By Ana Isabel Rodrigues – Beja Polytechnic Institute
The text that we present was constructed, essentially, with excerpts from the Editorial “Analysis of Visual Data: Challenges and Opportunities for Qualitative Research” (RODRIGUES, NERI DE SOUZA and COSTA, 2017), published in Revista de Pesquisa Qualitativa.
Aires (2015), referring to research contexts, says: “any scientific activity falls within a set of spatio-temporal and sociohistorical coordinates that condition and justify its methodological options” (p.4). Thus, a new context reveals itself to the researcher who, as we know, and especially in qualitative research, is much more sensitive to what surrounds them. A context is consubstantiated in an object of study characterized by emotions, feelings, perceptions, opinions, marked by the proliferation of technology, namely the internet.
It is in the face of new challenges to qualitative research that new opportunities emerge. “We can never forget that theories and methods have to do with the reality of the world,” says Minayo (2016, p. 31). And because the world has changed a lot in the last twenty years, qualitative research is going its own way and adapting itself to the “new” reality. An example of this is the emergence of Mixed Methods based on the premise that the combined use of quantitative and qualitative methods can provide a better understanding of the phenomenon under study than just one approach (BRYMAN, 2006; CRESWELL & PLANO CLARK, 2011; GREENE, 2008). This “new” understanding of the research process, considered as the “third methodological community” (TEDDLIE & TASHAKKORI, 2012) or the “interactive community” (NEWMAN & BENZ, 1998), is an expression that for “diverse and complex contexts we need more “complete” and / or combined methodologies” (NERI DE SOUZA & COSTA, p.1).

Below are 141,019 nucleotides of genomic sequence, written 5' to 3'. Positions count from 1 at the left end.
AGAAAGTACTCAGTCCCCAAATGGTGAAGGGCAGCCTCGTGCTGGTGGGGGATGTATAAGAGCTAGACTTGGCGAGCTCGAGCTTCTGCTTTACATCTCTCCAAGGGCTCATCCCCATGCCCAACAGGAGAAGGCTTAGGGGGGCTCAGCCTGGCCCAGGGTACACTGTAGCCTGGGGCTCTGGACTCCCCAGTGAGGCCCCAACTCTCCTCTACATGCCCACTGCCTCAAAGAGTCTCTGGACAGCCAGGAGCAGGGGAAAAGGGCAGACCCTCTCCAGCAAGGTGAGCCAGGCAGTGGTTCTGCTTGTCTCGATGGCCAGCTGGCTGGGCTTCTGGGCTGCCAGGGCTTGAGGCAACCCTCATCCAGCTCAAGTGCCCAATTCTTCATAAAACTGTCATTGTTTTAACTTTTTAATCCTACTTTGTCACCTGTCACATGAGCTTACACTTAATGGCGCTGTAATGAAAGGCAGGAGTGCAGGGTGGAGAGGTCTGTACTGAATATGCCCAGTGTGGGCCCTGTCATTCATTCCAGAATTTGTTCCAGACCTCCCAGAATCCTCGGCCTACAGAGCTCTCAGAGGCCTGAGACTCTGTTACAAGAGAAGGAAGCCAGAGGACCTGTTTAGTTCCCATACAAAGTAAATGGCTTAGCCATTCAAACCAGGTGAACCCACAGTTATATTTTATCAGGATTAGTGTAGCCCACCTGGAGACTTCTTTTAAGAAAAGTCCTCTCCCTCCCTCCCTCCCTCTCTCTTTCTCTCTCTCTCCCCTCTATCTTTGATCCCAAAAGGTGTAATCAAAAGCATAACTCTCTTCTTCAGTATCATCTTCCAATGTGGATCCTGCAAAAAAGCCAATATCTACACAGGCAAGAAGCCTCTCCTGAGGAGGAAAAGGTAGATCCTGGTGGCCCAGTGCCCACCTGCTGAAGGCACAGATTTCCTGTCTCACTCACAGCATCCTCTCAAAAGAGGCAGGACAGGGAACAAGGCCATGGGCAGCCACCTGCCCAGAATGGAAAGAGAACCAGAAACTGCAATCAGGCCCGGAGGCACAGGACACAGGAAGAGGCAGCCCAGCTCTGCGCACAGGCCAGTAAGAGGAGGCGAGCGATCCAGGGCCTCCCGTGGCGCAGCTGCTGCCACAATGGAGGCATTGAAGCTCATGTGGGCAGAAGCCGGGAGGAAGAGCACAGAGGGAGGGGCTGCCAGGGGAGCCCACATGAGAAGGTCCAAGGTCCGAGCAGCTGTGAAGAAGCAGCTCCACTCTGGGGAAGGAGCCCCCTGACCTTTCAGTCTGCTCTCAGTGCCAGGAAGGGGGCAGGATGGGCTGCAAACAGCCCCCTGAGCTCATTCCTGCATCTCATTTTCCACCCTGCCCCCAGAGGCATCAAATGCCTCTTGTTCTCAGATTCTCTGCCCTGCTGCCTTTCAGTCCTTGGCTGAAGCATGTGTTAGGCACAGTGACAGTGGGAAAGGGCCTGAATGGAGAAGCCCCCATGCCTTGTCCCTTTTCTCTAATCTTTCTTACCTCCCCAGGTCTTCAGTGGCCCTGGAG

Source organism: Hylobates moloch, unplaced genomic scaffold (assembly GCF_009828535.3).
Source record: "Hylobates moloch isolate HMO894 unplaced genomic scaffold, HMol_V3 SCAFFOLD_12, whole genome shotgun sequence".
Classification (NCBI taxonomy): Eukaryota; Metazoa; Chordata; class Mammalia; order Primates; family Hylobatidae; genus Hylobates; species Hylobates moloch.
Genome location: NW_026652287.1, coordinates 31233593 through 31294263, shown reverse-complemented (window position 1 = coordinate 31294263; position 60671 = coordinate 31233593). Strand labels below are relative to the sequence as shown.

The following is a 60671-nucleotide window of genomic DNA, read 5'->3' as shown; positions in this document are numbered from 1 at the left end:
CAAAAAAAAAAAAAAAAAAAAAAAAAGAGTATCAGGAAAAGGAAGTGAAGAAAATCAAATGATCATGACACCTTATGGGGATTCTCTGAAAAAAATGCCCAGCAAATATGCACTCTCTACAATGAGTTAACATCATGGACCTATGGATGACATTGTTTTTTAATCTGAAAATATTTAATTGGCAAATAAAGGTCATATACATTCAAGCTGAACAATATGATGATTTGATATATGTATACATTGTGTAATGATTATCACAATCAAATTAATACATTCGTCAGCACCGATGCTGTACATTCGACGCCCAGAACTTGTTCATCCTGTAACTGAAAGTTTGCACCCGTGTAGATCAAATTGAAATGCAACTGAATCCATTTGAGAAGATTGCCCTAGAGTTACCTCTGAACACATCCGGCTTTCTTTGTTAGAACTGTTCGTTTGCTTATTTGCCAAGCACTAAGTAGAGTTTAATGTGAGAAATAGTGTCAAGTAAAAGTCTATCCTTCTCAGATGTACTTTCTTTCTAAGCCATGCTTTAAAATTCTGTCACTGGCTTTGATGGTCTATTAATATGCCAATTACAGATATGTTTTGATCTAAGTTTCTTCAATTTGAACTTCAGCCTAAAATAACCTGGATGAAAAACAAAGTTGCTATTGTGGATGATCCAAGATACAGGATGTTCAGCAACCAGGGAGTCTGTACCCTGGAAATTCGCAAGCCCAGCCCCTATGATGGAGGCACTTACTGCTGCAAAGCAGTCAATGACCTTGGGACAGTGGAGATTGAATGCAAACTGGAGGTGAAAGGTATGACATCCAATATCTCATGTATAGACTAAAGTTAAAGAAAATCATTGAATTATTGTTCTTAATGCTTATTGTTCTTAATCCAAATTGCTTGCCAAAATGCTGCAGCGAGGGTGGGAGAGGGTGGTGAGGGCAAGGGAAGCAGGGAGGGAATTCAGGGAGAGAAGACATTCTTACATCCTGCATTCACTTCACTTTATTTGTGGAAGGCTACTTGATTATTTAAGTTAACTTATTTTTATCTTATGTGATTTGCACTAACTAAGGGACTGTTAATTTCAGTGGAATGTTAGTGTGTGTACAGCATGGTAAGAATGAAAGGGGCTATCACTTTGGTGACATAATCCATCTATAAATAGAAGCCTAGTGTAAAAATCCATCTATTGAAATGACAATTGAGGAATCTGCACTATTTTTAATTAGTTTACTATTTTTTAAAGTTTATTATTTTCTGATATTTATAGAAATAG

In the same line of thought, the use of the visual element in qualitative research materializes in the so-called “visual movement” (HEISLEY, 2001), with its application roots in the field of visual anthropology. Researchers today have at their disposal a set of data with visual support such as paintings, photographs, films, drawings, diagrams, among others, allowing the introduction of new interpretive elements that enrich the analysis and understanding of its object of study. Image informs, elucidates, documents, adds value and meaning to the phenomenon itself. Banks (2007) points out two main reasons for the adoption of visual data analysis in qualitative research:
- In contemporary society, images are omnipresent, and exactly from this premise, all visual representation must potentially be considered in all scientific studies of society. That is, image is everywhere and therefore cannot be “apart” from research projects that focus on the study and understanding of the world we live in.
- A study of images or a study using visual data may reveal new sociological perspectives that are not accessible through the use of other data.